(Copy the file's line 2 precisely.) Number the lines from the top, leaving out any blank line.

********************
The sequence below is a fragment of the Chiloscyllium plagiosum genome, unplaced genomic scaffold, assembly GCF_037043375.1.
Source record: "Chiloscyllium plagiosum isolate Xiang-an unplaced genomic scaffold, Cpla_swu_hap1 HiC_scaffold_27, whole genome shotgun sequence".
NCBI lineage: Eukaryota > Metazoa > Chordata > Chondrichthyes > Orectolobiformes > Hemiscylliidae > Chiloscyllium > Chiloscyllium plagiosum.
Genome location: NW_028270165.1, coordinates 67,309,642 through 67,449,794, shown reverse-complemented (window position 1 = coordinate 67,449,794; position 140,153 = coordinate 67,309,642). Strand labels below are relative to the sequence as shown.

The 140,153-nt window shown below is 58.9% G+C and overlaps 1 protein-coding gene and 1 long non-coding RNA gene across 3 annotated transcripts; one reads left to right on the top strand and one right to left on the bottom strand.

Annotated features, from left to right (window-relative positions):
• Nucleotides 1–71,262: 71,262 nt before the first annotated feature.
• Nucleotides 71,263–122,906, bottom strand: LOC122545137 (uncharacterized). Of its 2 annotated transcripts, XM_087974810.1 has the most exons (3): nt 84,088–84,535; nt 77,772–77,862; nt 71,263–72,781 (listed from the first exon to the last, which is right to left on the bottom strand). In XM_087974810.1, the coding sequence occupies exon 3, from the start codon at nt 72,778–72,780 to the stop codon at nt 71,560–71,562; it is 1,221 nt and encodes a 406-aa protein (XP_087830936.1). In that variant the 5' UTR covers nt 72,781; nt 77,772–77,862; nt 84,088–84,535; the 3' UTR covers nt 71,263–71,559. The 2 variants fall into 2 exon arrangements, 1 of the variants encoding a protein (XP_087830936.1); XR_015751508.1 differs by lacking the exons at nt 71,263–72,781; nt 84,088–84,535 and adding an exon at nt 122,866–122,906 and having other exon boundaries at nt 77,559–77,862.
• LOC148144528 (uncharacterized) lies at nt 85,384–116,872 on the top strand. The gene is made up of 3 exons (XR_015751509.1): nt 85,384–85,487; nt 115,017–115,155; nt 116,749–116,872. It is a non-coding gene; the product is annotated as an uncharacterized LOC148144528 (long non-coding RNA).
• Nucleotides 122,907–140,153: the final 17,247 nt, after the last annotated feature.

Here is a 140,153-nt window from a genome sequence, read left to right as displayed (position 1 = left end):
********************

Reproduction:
Source record: "Chiloscyllium plagiosum isolate Xiang-an unplaced genomic scaffold, Cpla_swu_hap1 HiC_scaffold_27, whole genome shotgun sequence".